Through its new deal with Bay Networks Inc, Microsoft Corp is planning to promote Windows NT Server as a system for routing services. Specifically, the two companies will work together to embed Bay’s Routing Services into the Cairo release of NT Server, expected after the first quarter next year, and will provide a routing Application […]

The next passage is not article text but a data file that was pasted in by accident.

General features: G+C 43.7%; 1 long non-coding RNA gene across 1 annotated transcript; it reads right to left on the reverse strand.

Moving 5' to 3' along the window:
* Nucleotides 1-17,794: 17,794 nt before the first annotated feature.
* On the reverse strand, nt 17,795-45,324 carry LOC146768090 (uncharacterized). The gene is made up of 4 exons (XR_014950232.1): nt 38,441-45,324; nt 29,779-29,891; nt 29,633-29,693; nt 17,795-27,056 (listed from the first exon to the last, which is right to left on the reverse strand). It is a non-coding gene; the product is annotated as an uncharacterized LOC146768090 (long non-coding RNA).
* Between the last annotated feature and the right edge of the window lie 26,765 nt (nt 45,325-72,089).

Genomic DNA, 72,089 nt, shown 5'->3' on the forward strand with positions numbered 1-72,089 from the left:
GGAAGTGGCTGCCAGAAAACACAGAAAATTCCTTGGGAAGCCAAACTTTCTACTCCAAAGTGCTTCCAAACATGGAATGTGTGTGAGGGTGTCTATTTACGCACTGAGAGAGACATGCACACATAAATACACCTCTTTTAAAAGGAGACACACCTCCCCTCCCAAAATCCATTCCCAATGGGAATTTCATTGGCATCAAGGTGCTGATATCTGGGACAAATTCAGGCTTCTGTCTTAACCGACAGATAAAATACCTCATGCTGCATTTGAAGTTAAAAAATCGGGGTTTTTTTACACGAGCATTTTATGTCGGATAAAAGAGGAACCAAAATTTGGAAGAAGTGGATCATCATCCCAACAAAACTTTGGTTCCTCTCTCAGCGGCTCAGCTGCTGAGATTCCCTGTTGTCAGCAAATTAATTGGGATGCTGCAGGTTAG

Through its new deal with Bay Networks Inc, Microsoft Corp is planning to promote Windows NT Server as a system for routing services. Specifically, the two companies will work together to embed Bay’s Routing Services into the Cairo release of NT Server, expected after the first quarter next year, and will provide a routing Application Programming Interface and a Routing Table Manager model in NT to enable router manufacturers to add routing protocols to the system. Microsoft hopes that in this way other suppliers will develop NT-hosted services including wide area networking, dial-up services, remote client access, security, traffic prioritisation and bandwidth management. Microsoft’s rationale is that NT-based servers are powerful enough to handle routing alongside other functions and that users will want to consolidate their networking requirements wherever possible. Through the agreement, Bay’s Open Shortest Path First software will be integrated by the two companies into NT and they will also work on netw ork management: Bay’s Optivity suite will be used to manage the Routing Services embedded in Windows NT Servers, while Microsoft is planning to provide management tools integrated in NT Server. The fact that Microsoft went to Bay must be something of a disappointment to Cisco Systems Inc (although the company denies this), since Cisco is on a mission to promote its own Internetwork Operating System as the de facto standard for internetworking (CI No 2,650). Indeed, the two companies have an agreement dating back to 1993 (CI No 2,284) that called for the development of a board-level remote access software router for Windows NT Advanced Server environments. Paul Stanton, marketing manager for Microsoft, said the decision was made because we have a lot of common views regarding what customers need. He would not directly comment on whether Microsoft discussed signing with Cisco instead, but said that there really haven’t been any deliverables from Cisco from [the 1993] announcement – implying that this may have had something to do with it. For its part, Cisco is putting a brave face on things: Bob Michelet, director of corporate relations, said We don’t think it’s a setback, adding that Cisco has signed more than 30 vendors as licensees to its Internetwork Operating System. He also hi nted strongly that Cisco will use the Bay-Microsoft developed application programming interface to develop routing offerings for NT.